Claire McLeod

Claire McLeod completed her Nuffield Research Placement in 2004 at the University of Edinburgh. She is now an Assistant Professor in Geology at Miami University.

What was your project about?

Evaluating the structure and composition of the subsurface using Ground Penetrating Radar (GPR). The geophysical approach to investigating the layering of the Earth beneath our feet uses radar pulses to image the rock layers underground. It is advantageous to geoscientists because it is non-destructive, you don’t have to dig up the ground to known what lies beneath! My project involved evaluating the rock and soil properties and composition at different sites across the University of Edinburgh campus in order to map the structure of the subsurface.

What path did you take after finishing your NRP and how has that led you to where you are today?

I knew from high school I wanted to pursue a career in the Earth Sciences. I had always been fascinated by the Earth, the landscapes and the processes that have governed Earth evolution through billions of years, I also love being outdoors and the field of Earth Sciences offered both. I was accepted into the Geophysics and the Geology program at the University of Edinburgh for 2004. When I applied for university I wasn’t sure which program would be the better fit for me but as a result of the NRP I accepted my place in the Geology program, as I realized the field of Geophysics just wasn’t the right personal fit for me but I strongly valued the experience which offered me the opportunity to develop my critical thinking skills as a young scientist and the unique opportunity as a high school student to interact with professors and lecturers in a higher education institution. This experience taught me very early on in my scientific career the importance of networking. This skill has proved invaluable. Since completing my undergraduate degree in Geology I completed my PhD in Geology and Geochemistry at Durham University in 2012 and moved to the University of Houston, Texas. I was a Post Doctoral Research Scientist for 3.5 years where I transferred my research skills and natural scientific curiosity to the field of Cosmochemistry and was provided with the unique opportunity to work with samples which were returned to Earth from the Moon by the Apollo astronauts in the 1960’s and 1970’s. As of August 2015 I am an Assistant Professor in Geology where I am fortunate enough to combine my passion for teaching with my love of scientific research and discovery.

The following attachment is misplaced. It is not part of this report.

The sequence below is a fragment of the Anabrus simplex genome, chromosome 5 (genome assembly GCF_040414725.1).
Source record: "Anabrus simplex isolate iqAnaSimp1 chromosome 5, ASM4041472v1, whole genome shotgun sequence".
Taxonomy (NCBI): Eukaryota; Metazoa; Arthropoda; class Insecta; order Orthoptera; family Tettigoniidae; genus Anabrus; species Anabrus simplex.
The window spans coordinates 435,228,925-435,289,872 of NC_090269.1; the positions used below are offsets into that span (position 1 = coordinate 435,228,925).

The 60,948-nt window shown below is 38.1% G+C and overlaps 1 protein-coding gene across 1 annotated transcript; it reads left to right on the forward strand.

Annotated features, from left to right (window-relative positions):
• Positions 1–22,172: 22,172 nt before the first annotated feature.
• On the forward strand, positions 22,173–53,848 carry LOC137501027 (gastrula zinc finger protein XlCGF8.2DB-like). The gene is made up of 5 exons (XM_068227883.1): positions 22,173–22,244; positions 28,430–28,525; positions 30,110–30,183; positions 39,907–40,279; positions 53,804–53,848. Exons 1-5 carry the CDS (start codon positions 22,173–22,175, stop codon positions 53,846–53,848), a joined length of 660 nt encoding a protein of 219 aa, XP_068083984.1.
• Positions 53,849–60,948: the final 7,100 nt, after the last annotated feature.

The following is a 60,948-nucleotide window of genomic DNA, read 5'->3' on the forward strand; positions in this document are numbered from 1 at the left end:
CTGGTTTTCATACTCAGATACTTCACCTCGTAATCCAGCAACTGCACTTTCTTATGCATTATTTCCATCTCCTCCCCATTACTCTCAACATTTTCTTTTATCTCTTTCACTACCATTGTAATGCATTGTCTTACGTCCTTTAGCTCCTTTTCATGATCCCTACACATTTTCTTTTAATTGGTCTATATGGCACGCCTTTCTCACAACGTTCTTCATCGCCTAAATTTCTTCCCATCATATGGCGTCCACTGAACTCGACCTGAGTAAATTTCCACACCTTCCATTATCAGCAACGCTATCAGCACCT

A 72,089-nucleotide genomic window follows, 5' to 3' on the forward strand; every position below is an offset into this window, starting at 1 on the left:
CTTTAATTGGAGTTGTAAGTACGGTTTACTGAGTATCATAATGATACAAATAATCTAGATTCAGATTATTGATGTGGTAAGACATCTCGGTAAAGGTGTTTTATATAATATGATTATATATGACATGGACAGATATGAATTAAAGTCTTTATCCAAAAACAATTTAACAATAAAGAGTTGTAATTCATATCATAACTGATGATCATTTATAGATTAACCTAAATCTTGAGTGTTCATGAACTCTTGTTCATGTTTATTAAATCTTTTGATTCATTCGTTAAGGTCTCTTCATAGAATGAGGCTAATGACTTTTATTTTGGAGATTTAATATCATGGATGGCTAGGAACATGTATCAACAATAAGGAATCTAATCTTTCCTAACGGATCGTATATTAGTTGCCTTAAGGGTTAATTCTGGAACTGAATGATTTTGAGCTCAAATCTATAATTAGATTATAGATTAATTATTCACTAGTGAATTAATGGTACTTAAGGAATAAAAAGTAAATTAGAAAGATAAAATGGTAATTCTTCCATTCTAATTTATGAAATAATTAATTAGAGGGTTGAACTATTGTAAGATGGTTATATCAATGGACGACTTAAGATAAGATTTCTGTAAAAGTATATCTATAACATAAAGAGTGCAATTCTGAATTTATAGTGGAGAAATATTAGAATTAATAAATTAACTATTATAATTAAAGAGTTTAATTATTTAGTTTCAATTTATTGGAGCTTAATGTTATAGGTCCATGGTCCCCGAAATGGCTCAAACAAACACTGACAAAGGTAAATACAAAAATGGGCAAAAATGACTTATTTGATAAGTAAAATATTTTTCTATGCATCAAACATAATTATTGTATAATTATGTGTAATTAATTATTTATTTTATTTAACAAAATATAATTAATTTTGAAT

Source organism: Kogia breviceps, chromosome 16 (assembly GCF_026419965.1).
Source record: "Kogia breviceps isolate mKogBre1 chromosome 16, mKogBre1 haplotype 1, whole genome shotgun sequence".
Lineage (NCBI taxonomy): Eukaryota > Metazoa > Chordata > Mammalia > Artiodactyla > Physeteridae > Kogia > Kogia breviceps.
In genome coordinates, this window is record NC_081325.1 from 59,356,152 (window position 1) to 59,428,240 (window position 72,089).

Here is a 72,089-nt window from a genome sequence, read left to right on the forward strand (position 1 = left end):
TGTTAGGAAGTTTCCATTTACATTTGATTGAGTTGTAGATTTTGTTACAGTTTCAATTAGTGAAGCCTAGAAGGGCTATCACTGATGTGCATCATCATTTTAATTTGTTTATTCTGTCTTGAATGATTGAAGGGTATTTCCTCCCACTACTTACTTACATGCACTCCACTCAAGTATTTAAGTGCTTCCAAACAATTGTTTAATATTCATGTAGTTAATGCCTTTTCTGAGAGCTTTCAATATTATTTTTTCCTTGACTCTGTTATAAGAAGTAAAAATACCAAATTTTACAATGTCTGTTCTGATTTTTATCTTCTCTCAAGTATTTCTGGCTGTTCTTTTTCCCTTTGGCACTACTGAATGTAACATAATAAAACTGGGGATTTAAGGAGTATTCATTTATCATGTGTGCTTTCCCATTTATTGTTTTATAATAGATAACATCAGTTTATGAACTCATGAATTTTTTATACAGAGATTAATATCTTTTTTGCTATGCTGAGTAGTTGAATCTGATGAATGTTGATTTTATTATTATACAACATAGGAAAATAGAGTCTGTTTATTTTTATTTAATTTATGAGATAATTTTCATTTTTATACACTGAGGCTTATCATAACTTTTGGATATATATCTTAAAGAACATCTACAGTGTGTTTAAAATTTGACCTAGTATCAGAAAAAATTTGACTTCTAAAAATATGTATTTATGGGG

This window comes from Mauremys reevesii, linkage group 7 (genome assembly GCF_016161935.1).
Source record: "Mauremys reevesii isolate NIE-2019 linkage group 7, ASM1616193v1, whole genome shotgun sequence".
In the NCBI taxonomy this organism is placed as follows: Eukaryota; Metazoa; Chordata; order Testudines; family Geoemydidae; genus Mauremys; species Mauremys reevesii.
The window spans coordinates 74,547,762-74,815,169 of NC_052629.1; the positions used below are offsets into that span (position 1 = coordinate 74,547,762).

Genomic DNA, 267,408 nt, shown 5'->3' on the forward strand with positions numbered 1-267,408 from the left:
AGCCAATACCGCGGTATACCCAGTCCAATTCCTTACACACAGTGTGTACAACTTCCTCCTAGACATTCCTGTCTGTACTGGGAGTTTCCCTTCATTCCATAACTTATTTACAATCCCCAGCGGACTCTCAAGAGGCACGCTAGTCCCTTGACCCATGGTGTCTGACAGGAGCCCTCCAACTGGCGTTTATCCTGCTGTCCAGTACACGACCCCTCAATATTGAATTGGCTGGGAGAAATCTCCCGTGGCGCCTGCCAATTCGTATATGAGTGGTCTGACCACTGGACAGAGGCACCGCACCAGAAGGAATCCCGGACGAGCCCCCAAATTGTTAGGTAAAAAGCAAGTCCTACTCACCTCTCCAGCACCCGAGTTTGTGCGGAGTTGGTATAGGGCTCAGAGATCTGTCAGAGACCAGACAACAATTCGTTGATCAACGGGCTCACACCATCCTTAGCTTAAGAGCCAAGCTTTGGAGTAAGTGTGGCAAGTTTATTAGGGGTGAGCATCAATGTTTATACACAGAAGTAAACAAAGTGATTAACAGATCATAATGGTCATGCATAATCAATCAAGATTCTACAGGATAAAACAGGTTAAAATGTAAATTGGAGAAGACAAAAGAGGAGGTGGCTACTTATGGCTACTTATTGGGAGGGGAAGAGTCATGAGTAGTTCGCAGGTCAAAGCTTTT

Did your Nuffield Research Placement have an effect on the choices that you made after finishing school/college/university?

Yes, it helped me decide which degree program would be the best fit for me as an undergraduate student.

If you could give one piece of advice to Nuffield students about to start a placement what would it be?

Ask questions, stay motivated and engaged and make the most of this opportunity as it does have the potential to shape your career.

What would your advice be to young people thinking about a career in STEM?

A career in STEM can be challenging, rewarding, frustrating, engaging and incredibly exciting. What makes it fun is that science is all about discovery and every day you, your colleagues and fellow scientists in your field (and/or in other fields) are making brand new discoveries. You only have to look at the Twitter feed of NASA, National Geographic, NERC and Nature (to name but a few) to see how STEM fields are advancing the human races’ understanding of chemistry, biology, technology, medicine, geology, physics and so much more. The field of STEM is demanding but motivating and offers no end of opportunities for development, inquiry, networking and growth as a scientist but also as an individual. My career has required the absolute best of me, and there have been ups and downs, acceptance letters and rejection letters, good grades and bad grades. These ups and downs will continue but every failure paves the path for a future success (this may sound cliché but it is true). To succeed you need to learn how to fail, so don’t be afraid to fail! Learn something from it. If you want a career in STEM, make it happen. Obtain as much experience as possible and keep pushing forward. Let your career choice push you to being the best scientist and person you can be. But most of all, and perhaps this is the most important, whatever your career choice, enjoy it.